TCT-251 Abnormal glucose metabolism and adverse event rates 12 months after treatment with contemporary drug-eluting stents: Insights from the BIO-RESORT Silent Diabetes study

Marlies Kok, Clemens von Birgelen, Paolo Zocca, Marc Hartmann, K. Gert van Houwelingen, Martin Stoel, Frits de Man, J. Hans Louwerenburg, Marije Lowik, Gert Kant, Cees Doelman, Gerard C.M. Linssen, Liefke van der Heijden, Carine J.M. Doggen, Kenneth Tandjung

Research output: Contribution to journalMeeting AbstractAcademic


BACKGROUND: Patients with abnormal glucose metabolism, including patients with undetected and thus untreated diabetes, may have higher event risks after percutaneous coronary intervention (PCI) with contemporary drug-eluting stents (DES). We assessed the prevalence and clinical impact of abnormal glucose metabolism in allcomer patients without previously known diabetes undergoing PCI.

METHODS: The BIO-RESORT Silent Diabetes study, performed at Thoraxcentrum Twente, is a substudy of the randomized BIO-RESORT trial (NCT01674803). We performed an additional analysis identifying patients with an abnormal glucose metabolism by means of oral glucose tolerance testing (OGTT), and assessment of glycated hemoglobin A1c (HbA1c) with fasting plasma glucose (FPG) and clinical outcome at 12 months.

RESULTS: Assessment of glucose metabolism revealed that of the 988 participants a total 330 (33.4%) patients had an abnormal metabolism, while 658 (66.6%) patients had a normal metabolism. Patients with abnormal glucose metabolism showed higher rates of the primary endpoint Target Vessel Failure (6.4% vs. 2.7%; p0.01), a composite of cardiac death, target vessel-related myocardial infarction, or target vessel revascularization. Multivariate analysis demonstrated that an abnormal glucose metabolism independently predicted adverse event risk (HR 2.2, 95%-CI:1.2-4.2).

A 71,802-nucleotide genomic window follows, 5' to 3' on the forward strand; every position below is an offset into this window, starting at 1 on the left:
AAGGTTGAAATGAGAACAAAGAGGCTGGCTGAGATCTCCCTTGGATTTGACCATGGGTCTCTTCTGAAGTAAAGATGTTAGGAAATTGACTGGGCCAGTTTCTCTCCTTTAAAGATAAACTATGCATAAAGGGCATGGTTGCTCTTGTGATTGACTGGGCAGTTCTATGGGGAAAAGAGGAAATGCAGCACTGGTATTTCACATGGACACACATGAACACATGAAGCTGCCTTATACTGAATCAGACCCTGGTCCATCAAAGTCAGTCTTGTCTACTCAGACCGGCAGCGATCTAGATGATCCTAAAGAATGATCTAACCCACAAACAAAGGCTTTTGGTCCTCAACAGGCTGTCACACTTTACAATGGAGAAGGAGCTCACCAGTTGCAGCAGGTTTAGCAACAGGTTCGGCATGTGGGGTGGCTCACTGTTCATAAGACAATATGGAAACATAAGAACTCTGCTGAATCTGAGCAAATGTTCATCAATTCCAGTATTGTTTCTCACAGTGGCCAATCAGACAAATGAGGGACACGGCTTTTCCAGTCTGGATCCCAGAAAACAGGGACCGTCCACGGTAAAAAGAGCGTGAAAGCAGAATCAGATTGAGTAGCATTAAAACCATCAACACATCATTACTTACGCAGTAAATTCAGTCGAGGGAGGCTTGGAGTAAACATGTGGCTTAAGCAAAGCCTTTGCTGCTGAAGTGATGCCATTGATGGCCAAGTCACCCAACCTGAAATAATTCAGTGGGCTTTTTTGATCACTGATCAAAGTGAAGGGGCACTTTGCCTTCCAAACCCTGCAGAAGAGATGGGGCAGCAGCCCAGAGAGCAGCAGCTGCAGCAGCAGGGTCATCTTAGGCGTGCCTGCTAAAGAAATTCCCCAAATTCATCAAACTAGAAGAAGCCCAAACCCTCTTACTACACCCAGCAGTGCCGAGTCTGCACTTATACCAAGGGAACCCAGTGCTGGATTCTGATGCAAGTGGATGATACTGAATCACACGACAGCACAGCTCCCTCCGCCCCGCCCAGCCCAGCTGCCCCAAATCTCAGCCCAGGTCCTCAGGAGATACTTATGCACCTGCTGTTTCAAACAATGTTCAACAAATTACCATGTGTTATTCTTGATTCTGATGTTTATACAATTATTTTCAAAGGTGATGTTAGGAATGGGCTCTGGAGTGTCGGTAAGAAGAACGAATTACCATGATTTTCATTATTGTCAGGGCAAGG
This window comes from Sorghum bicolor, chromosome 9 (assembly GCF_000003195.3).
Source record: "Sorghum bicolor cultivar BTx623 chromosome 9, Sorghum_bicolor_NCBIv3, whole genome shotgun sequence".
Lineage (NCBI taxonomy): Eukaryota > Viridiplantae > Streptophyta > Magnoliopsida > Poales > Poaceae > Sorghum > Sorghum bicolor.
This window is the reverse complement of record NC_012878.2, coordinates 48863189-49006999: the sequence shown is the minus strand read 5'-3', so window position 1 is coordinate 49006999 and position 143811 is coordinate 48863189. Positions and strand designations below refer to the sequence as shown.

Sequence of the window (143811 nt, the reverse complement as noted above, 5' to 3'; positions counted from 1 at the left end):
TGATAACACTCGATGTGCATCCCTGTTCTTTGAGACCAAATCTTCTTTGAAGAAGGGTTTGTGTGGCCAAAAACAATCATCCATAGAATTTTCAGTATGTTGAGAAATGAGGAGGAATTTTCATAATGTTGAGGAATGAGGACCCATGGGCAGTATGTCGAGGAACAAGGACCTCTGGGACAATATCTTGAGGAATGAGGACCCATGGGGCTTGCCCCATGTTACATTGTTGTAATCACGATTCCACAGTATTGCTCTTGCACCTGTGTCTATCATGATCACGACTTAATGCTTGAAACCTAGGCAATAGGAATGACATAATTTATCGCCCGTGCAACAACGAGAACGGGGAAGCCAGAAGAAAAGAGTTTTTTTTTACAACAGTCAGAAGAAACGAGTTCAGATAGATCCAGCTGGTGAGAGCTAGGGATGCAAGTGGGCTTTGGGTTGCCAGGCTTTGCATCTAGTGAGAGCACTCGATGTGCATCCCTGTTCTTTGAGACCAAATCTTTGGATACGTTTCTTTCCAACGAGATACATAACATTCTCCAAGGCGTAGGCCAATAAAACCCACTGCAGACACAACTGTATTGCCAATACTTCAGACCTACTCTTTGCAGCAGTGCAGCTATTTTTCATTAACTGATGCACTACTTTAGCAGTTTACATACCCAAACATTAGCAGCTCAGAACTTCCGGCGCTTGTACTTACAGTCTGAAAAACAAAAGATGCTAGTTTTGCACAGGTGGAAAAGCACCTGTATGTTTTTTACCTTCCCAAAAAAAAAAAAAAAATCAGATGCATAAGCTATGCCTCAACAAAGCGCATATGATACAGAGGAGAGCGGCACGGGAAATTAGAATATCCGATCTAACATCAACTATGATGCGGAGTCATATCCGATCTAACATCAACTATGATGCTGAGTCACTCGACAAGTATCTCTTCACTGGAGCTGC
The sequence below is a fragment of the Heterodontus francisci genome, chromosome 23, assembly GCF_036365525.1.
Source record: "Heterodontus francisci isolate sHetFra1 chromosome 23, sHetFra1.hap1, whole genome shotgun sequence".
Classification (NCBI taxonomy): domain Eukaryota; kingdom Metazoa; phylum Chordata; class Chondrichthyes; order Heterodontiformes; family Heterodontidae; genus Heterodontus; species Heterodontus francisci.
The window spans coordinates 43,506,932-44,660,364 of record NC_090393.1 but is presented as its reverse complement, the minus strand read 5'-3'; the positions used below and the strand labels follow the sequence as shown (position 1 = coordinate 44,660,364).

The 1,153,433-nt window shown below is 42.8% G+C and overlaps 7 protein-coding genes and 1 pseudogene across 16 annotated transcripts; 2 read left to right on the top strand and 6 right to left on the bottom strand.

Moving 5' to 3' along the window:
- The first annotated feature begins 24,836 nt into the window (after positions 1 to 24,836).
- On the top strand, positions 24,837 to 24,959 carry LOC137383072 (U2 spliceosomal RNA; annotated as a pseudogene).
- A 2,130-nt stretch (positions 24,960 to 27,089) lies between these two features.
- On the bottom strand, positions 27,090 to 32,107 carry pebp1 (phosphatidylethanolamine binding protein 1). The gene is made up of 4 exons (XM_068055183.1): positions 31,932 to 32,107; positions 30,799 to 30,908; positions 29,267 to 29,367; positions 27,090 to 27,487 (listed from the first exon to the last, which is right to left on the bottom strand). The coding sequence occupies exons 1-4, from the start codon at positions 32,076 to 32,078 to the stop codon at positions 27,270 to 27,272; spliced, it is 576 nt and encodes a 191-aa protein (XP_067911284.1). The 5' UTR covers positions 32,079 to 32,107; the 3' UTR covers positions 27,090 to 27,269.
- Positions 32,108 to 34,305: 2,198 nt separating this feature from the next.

CONCLUSION: Abnormal glucose metabolism was detected in one out of three PCI all-comer patients and independently associated with a more than 2-fold higher event risk. Future intervention studies should determine whether meaningful benefits may accrue from routine glycaemia testing in such patients.
Original languageEnglish
Pages (from-to)B104-B104
JournalJournal of the American College of Cardiology
Issue number18, Supplement
Publication statusPublished - Oct 2017
Event29th Annual Scientific Symposium of Transcatheter Cardiovascular Therapeutics, TCT 2017 - Denver, United States
Duration: 29 Oct 20172 Nov 2017
Conference number: 29

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